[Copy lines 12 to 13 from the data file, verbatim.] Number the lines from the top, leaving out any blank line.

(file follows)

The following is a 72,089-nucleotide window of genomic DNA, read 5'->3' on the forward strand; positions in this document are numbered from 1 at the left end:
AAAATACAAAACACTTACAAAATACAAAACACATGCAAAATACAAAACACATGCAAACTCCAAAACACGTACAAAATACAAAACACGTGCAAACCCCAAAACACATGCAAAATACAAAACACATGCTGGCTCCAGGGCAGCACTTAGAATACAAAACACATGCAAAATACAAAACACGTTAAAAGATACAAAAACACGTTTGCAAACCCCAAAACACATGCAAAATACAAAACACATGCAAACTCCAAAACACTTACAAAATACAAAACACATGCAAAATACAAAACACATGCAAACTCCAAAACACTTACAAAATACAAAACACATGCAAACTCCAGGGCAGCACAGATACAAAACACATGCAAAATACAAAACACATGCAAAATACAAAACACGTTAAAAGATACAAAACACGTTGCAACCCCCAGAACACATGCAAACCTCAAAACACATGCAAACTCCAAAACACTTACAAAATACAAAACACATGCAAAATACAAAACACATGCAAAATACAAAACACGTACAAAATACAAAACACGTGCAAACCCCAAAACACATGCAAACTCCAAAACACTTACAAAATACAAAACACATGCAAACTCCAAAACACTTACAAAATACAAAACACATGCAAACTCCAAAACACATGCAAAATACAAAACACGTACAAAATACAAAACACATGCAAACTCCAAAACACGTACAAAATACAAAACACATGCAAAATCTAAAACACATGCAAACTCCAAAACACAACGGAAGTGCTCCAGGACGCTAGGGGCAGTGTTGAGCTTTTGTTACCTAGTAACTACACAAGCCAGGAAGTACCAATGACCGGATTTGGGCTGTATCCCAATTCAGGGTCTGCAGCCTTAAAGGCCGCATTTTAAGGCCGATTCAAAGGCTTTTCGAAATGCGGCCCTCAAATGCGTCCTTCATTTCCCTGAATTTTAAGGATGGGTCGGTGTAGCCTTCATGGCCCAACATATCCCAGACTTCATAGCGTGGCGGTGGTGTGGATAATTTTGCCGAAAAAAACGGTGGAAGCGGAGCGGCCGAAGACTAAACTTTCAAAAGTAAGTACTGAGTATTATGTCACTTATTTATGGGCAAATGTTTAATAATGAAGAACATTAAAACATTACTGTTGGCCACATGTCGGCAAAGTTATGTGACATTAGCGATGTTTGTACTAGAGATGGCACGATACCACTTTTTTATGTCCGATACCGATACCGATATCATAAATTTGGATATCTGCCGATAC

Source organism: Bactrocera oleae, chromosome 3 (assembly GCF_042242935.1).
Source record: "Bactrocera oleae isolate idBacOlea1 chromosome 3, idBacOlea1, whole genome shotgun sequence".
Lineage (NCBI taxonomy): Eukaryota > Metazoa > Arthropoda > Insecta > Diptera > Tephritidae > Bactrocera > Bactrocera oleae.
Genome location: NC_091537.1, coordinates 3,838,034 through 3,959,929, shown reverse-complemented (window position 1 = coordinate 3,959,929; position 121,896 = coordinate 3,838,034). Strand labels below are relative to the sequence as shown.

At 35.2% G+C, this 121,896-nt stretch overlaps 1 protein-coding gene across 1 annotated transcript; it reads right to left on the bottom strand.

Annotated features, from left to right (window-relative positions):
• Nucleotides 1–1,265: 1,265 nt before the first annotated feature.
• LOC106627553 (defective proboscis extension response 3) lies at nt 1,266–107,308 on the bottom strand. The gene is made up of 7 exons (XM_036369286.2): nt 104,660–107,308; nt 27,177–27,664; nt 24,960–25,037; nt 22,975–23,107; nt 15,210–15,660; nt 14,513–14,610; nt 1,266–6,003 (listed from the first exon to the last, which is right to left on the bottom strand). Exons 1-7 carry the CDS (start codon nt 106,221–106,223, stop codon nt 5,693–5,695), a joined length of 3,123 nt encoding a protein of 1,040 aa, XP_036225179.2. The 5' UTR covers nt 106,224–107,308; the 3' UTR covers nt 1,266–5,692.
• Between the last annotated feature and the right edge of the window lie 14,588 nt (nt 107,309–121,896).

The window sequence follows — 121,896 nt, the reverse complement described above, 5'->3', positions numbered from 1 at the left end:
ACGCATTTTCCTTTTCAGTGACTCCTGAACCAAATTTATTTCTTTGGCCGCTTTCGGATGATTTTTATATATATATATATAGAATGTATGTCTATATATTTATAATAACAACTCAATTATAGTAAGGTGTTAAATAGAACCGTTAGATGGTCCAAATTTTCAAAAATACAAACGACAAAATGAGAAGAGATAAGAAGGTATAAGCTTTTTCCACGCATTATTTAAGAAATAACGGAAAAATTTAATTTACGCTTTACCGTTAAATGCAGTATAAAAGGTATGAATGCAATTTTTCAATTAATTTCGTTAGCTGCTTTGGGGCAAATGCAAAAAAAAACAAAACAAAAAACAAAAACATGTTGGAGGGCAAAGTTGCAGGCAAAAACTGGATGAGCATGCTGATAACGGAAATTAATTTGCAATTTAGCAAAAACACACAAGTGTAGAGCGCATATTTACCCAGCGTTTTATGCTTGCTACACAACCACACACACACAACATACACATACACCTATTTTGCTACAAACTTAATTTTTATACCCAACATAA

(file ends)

The window sequence follows — 121,896 nt, the reverse complement described above, 5'->3', positions numbered from 1 at the left end:
ACGCATTTTCCTTTTCAGTGACTCCTGAACCAAATTTATTTCTTTGGCCGCTTTCGGATGATTTTTATATATATATATATAGAATGTATGTCTATATATTTATAATAACAACTCAATTATAGTAAGGTGTTAAATAGAACCGTTAGATGGTCCAAATTTTCAAAAATACAAACGACAAAATGAGAAGAGATAAGAAGGTATAAGCTTTTTCCACGCATTATTTAAGAAATAACGGAAAAATTTAATTTACGCTTTACCGTTAAATGCAGTATAAAAGGTATGAATGCAATTTTTCAATTAATTTCGTTAGCTGCTTTGGGGCAAATGCAAAAAAAAACAAAACAAAAAACAAAAACATGTTGGAGGGCAAAGTTGCAGGCAAAAACTGGATGAGCATGCTGATAACGGAAATTAATTTGCAATTTAGCAAAAACACACAAGTGTAGAGCGCATATTTACCCAGCGTTTTATGCTTGCTACACAACCACACACACACAACATACACATACACCTATTTTGCTACAAACTTAATTTTTATACCCAACATAA